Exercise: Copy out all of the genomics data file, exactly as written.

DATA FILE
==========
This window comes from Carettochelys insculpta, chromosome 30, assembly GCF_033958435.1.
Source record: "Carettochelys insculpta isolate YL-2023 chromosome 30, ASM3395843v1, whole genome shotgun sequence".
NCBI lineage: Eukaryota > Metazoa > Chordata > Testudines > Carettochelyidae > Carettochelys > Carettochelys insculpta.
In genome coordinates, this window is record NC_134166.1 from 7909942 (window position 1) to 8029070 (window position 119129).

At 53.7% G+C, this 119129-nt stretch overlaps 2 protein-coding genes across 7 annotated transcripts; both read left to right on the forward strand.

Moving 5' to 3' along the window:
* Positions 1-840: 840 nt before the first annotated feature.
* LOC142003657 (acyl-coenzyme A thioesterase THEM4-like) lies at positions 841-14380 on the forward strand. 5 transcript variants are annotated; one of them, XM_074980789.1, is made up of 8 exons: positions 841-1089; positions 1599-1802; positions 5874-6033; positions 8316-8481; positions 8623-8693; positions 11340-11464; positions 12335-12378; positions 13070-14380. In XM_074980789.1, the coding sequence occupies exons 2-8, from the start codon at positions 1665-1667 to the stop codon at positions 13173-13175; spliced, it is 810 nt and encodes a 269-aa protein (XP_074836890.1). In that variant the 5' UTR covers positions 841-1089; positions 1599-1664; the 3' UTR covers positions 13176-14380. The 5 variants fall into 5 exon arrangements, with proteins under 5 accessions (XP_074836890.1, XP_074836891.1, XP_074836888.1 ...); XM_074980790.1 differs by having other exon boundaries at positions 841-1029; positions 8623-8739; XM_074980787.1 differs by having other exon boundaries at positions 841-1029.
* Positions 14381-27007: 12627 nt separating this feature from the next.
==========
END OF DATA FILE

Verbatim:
This window comes from Carettochelys insculpta, chromosome 30, assembly GCF_033958435.1.
Source record: "Carettochelys insculpta isolate YL-2023 chromosome 30, ASM3395843v1, whole genome shotgun sequence".
NCBI lineage: Eukaryota > Metazoa > Chordata > Testudines > Carettochelyidae > Carettochelys > Carettochelys insculpta.
In genome coordinates, this window is record NC_134166.1 from 7909942 (window position 1) to 8029070 (window position 119129).

At 53.7% G+C, this 119129-nt stretch overlaps 2 protein-coding genes across 7 annotated transcripts; both read left to right on the forward strand.

Moving 5' to 3' along the window:
* Positions 1-840: 840 nt before the first annotated feature.
* LOC142003657 (acyl-coenzyme A thioesterase THEM4-like) lies at positions 841-14380 on the forward strand. 5 transcript variants are annotated; one of them, XM_074980789.1, is made up of 8 exons: positions 841-1089; positions 1599-1802; positions 5874-6033; positions 8316-8481; positions 8623-8693; positions 11340-11464; positions 12335-12378; positions 13070-14380. In XM_074980789.1, the coding sequence occupies exons 2-8, from the start codon at positions 1665-1667 to the stop codon at positions 13173-13175; spliced, it is 810 nt and encodes a 269-aa protein (XP_074836890.1). In that variant the 5' UTR covers positions 841-1089; positions 1599-1664; the 3' UTR covers positions 13176-14380. The 5 variants fall into 5 exon arrangements, with proteins under 5 accessions (XP_074836890.1, XP_074836891.1, XP_074836888.1 ...); XM_074980790.1 differs by having other exon boundaries at positions 841-1029; positions 8623-8739; XM_074980787.1 differs by having other exon boundaries at positions 841-1029.
* Positions 14381-27007: 12627 nt separating this feature from the next.